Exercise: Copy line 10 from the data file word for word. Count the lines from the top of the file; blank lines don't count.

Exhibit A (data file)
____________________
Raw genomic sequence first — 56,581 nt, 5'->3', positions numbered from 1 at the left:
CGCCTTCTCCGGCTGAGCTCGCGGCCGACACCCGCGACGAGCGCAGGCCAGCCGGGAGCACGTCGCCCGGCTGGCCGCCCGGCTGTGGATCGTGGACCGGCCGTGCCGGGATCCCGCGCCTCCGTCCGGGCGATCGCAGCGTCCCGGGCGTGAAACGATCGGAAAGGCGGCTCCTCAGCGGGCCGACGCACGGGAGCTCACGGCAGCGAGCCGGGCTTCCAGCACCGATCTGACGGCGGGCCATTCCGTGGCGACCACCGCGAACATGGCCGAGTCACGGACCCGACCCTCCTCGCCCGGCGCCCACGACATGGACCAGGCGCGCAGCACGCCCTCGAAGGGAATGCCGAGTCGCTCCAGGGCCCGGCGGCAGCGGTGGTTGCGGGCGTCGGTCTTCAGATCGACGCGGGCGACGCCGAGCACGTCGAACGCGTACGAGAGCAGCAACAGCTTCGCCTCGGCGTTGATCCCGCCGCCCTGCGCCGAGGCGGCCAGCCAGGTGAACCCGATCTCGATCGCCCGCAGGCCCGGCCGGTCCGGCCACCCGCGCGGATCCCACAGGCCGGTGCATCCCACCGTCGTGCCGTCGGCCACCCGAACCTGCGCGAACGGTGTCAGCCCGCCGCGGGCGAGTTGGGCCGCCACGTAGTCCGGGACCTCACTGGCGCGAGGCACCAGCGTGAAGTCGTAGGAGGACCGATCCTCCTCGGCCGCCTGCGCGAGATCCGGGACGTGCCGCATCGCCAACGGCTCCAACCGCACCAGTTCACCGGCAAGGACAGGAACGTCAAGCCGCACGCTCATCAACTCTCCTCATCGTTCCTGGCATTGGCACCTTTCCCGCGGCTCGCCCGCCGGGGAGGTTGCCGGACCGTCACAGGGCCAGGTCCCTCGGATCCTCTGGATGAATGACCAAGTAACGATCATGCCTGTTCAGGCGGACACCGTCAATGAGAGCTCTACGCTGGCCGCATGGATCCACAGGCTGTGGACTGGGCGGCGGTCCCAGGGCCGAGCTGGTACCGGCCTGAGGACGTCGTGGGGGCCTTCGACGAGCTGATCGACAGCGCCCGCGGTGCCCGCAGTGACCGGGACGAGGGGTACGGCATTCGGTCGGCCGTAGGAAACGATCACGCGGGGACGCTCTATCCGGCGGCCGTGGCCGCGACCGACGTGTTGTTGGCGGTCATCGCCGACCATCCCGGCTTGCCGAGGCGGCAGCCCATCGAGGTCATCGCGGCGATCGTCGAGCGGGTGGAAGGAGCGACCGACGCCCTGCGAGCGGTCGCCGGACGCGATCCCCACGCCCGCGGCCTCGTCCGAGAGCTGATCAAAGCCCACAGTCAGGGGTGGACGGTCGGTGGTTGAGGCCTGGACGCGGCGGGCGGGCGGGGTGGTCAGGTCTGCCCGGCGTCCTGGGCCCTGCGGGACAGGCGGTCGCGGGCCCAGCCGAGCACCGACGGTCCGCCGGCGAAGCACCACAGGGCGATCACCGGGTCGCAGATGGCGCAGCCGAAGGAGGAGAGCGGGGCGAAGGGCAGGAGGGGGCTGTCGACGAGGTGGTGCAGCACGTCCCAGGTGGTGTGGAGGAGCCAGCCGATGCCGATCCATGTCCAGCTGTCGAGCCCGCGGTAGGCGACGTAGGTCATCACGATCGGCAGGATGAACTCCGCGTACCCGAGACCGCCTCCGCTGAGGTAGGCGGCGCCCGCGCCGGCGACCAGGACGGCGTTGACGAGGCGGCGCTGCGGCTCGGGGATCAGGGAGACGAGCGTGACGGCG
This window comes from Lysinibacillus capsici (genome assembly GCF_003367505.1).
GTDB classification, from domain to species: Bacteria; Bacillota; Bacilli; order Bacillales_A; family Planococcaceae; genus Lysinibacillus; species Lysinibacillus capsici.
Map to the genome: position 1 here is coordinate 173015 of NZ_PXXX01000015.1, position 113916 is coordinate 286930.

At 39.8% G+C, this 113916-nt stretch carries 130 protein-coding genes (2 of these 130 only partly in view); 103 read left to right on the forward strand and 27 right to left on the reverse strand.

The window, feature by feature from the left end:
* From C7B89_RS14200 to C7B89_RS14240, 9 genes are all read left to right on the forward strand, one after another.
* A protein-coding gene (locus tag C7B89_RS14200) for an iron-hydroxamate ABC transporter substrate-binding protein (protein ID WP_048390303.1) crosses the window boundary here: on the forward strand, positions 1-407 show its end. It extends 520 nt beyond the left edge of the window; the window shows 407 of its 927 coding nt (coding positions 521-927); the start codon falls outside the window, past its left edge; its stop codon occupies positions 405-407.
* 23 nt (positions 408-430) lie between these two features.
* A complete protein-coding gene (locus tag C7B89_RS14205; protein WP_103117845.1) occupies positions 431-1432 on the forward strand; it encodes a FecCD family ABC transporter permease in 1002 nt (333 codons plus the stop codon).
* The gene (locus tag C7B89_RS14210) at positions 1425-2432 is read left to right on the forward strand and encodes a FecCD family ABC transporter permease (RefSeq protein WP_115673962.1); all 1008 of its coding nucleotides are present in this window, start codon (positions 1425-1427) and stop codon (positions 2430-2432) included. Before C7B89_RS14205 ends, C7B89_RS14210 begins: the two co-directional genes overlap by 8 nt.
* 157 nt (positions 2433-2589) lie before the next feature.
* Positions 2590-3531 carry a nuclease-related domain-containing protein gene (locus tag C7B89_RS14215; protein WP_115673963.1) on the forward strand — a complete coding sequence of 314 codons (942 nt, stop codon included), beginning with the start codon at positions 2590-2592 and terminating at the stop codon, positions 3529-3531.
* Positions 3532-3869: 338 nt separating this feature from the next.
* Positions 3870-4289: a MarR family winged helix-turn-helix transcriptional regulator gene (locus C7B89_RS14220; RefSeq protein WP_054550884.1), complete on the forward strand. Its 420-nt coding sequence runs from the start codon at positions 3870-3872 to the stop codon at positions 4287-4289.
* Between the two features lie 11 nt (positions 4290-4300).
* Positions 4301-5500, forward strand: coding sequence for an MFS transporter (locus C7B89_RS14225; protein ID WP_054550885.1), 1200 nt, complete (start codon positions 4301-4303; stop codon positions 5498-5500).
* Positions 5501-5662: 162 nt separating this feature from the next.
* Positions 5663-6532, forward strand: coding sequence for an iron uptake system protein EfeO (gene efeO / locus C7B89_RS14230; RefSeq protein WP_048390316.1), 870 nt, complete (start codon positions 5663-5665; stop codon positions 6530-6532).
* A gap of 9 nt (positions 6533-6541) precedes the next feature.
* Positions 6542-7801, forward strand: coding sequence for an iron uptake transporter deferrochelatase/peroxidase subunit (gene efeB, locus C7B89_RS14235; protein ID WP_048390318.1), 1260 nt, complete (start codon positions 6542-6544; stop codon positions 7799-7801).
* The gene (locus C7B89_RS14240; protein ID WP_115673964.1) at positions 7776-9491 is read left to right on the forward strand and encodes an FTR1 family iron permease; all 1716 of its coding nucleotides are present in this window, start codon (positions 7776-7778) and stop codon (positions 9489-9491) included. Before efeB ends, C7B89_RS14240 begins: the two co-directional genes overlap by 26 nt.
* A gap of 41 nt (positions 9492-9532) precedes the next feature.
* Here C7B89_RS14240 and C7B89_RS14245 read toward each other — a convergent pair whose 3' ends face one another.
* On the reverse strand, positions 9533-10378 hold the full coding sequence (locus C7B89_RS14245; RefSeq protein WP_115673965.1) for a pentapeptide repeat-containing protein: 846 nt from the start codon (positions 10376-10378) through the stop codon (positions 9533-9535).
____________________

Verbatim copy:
* 23 nt (positions 408-430) lie between these two features.